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Key wellbeing tips for 2023

The cost of living crisis, and the anxiety and uncertainty that will accompany it for many, makes the need for a psychologically safe workplace culture even more pertinent. Feeling able to speak up about personal, as well as professional challenges, has significant wellbeing and performance benefits. Low grade uncertainty and fear about the future, is going to be a feature of the next several months. More than ever it is important that employees feel able to be open about what is going on for them, without fear of additional negative personal consequences, and that they know how to access available support services and what they can expect when they do.  

Whilst many will return to the office after the Christmas period feeling well rested and ready to face the challenges of work, our motivation and positive attitude can quickly dwindle as January goes on. The additional challenges that the political and financial climate will place on people will likely result in many employees feeling overwhelmed with the return to work, so it is crucial leaders are prepared.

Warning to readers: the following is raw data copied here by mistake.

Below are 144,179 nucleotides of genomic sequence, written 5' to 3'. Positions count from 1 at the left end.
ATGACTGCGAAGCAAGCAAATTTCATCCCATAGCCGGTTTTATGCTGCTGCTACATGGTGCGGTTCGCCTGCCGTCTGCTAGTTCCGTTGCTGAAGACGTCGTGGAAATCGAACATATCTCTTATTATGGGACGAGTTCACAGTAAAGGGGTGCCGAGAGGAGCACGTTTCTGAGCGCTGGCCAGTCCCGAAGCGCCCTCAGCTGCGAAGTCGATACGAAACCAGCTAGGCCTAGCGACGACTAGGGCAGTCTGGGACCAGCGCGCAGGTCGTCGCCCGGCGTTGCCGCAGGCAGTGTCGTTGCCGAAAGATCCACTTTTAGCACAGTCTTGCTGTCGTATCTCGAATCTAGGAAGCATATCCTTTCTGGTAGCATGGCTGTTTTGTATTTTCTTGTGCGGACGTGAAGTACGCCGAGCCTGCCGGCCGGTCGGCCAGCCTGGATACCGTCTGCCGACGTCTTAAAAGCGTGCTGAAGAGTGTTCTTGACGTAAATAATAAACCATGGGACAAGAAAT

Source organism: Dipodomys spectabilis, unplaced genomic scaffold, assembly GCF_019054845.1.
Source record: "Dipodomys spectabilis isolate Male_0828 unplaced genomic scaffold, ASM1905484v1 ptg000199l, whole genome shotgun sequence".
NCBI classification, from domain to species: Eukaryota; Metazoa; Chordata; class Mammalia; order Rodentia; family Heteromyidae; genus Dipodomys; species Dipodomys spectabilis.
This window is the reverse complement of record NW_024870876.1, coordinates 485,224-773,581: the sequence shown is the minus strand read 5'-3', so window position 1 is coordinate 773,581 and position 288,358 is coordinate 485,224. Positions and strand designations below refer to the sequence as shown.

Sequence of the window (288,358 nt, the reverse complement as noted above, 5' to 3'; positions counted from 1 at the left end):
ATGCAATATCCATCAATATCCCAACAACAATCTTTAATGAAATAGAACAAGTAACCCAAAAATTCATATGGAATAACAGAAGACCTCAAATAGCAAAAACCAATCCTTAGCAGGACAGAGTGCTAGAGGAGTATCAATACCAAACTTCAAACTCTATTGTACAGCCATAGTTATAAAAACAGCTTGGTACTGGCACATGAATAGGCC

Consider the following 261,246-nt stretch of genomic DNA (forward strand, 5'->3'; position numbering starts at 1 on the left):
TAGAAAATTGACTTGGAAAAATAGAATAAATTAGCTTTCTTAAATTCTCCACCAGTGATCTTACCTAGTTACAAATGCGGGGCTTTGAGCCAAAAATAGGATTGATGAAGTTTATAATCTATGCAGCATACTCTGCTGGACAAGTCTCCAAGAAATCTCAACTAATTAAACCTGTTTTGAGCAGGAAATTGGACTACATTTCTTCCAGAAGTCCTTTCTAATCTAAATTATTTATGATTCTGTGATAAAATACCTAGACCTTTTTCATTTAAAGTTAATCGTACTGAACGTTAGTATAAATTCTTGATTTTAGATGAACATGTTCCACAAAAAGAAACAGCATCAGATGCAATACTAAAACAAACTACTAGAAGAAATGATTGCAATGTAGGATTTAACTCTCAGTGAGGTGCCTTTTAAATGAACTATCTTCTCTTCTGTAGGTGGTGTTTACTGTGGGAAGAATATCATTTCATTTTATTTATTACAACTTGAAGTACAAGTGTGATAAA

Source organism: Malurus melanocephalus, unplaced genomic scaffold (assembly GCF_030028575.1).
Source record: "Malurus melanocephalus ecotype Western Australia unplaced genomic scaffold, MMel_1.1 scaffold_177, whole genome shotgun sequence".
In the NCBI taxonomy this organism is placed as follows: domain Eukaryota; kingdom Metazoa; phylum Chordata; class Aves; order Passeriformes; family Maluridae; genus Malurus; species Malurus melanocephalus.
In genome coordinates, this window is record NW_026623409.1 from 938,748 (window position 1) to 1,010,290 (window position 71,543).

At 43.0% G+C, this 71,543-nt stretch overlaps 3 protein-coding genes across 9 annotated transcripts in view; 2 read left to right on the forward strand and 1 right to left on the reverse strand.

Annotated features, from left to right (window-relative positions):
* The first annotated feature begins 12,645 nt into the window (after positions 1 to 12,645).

The wellbeing challenges that 2022 brought should be used to inspire a proactive wellbeing framework for 2023 that supports employees through potential future challenges. 

Maintaining a Psychologically Safe Workplace Culture
The cost of living crisis, and the anxiety and uncertainty that will accompany it for many, makes the need for a psychologically safe workplace culture even more pertinent. Feeling able to speak up about personal, as well as professional challenges, has significant wellbeing and performance benefits. Low grade uncertainty and fear about the future, is going to be a feature of the next several months. More than ever it is important that employees feel able to be open about what is going on for them, without fear of additional negative personal consequences, and that they know how to access available support services and what they can expect when they do.  

Avoiding burnout
In the last couple of years the working world has experienced a huge shift towards remote positions and an increase in hybrid roles. For many people, the boundaries between professional and personal spheres are being blurred. Although the flexibility of remote work is advantageous for many people, it can also encourage unhealthy habits such as working longer hours, missing breaks or other forms of presenteeism, such as working while unwell.